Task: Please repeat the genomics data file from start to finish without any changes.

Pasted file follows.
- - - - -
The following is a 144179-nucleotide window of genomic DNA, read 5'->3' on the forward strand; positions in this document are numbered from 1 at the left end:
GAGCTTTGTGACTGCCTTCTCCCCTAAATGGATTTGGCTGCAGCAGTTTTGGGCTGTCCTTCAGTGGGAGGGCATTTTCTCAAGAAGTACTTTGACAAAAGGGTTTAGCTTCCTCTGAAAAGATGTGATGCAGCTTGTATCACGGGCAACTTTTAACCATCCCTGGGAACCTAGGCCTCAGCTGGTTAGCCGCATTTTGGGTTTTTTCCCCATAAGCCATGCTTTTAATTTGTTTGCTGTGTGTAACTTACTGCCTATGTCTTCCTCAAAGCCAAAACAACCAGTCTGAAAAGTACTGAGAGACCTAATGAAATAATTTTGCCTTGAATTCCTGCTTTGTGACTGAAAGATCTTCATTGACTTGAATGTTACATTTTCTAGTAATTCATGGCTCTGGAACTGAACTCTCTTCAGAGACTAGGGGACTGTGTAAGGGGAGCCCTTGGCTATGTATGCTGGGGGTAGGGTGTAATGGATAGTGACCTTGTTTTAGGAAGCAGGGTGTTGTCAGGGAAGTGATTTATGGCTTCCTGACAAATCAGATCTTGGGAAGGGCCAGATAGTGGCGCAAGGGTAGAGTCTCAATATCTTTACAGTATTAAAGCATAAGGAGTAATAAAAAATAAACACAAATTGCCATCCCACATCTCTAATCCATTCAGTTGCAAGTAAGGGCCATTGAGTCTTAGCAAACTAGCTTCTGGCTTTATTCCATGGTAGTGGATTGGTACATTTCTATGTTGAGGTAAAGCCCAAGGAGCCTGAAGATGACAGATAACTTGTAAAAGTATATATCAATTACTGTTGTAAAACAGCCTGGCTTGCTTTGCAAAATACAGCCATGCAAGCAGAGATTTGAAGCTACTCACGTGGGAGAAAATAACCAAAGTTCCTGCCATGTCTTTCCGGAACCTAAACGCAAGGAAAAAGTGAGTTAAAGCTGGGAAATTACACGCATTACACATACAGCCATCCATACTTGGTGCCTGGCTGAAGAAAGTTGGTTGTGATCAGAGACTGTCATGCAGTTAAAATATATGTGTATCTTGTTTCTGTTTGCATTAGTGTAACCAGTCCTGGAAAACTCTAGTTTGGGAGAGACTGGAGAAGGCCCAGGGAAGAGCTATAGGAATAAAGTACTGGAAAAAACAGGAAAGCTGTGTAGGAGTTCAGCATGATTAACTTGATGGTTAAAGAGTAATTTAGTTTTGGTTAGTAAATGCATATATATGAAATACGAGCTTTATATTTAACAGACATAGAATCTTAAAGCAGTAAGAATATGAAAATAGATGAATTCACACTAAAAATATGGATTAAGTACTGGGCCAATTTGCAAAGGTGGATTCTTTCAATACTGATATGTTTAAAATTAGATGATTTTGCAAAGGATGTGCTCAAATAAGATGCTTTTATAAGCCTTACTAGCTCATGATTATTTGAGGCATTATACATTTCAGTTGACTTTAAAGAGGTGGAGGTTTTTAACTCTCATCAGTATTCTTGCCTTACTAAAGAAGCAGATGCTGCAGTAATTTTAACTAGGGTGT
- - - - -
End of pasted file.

The following is a 144179-nucleotide window of genomic DNA, read 5'->3' on the forward strand; positions in this document are numbered from 1 at the left end:
GAGCTTTGTGACTGCCTTCTCCCCTAAATGGATTTGGCTGCAGCAGTTTTGGGCTGTCCTTCAGTGGGAGGGCATTTTCTCAAGAAGTACTTTGACAAAAGGGTTTAGCTTCCTCTGAAAAGATGTGATGCAGCTTGTATCACGGGCAACTTTTAACCATCCCTGGGAACCTAGGCCTCAGCTGGTTAGCCGCATTTTGGGTTTTTTCCCCATAAGCCATGCTTTTAATTTGTTTGCTGTGTGTAACTTACTGCCTATGTCTTCCTCAAAGCCAAAACAACCAGTCTGAAAAGTACTGAGAGACCTAATGAAATAATTTTGCCTTGAATTCCTGCTTTGTGACTGAAAGATCTTCATTGACTTGAATGTTACATTTTCTAGTAATTCATGGCTCTGGAACTGAACTCTCTTCAGAGACTAGGGGACTGTGTAAGGGGAGCCCTTGGCTATGTATGCTGGGGGTAGGGTGTAATGGATAGTGACCTTGTTTTAGGAAGCAGGGTGTTGTCAGGGAAGTGATTTATGGCTTCCTGACAAATCAGATCTTGGGAAGGGCCAGATAGTGGCGCAAGGGTAGAGTCTCAATATCTTTACAGTATTAAAGCATAAGGAGTAATAAAAAATAAACACAAATTGCCATCCCACATCTCTAATCCATTCAGTTGCAAGTAAGGGCCATTGAGTCTTAGCAAACTAGCTTCTGGCTTTATTCCATGGTAGTGGATTGGTACATTTCTATGTTGAGGTAAAGCCCAAGGAGCCTGAAGATGACAGATAACTTGTAAAAGTATATATCAATTACTGTTGTAAAACAGCCTGGCTTGCTTTGCAAAATACAGCCATGCAAGCAGAGATTTGAAGCTACTCACGTGGGAGAAAATAACCAAAGTTCCTGCCATGTCTTTCCGGAACCTAAACGCAAGGAAAAAGTGAGTTAAAGCTGGGAAATTACACGCATTACACATACAGCCATCCATACTTGGTGCCTGGCTGAAGAAAGTTGGTTGTGATCAGAGACTGTCATGCAGTTAAAATATATGTGTATCTTGTTTCTGTTTGCATTAGTGTAACCAGTCCTGGAAAACTCTAGTTTGGGAGAGACTGGAGAAGGCCCAGGGAAGAGCTATAGGAATAAAGTACTGGAAAAAACAGGAAAGCTGTGTAGGAGTTCAGCATGATTAACTTGATGGTTAAAGAGTAATTTAGTTTTGGTTAGTAAATGCATATATATGAAATACGAGCTTTATATTTAACAGACATAGAATCTTAAAGCAGTAAGAATATGAAAATAGATGAATTCACACTAAAAATATGGATTAAGTACTGGGCCAATTTGCAAAGGTGGATTCTTTCAATACTGATATGTTTAAAATTAGATGATTTTGCAAAGGATGTGCTCAAATAAGATGCTTTTATAAGCCTTACTAGCTCATGATTATTTGAGGCATTATACATTTCAGTTGACTTTAAAGAGGTGGAGGTTTTTAACTCTCATCAGTATTCTTGCCTTACTAAAGAAGCAGATGCTGCAGTAATTTTAACTAGGGTGT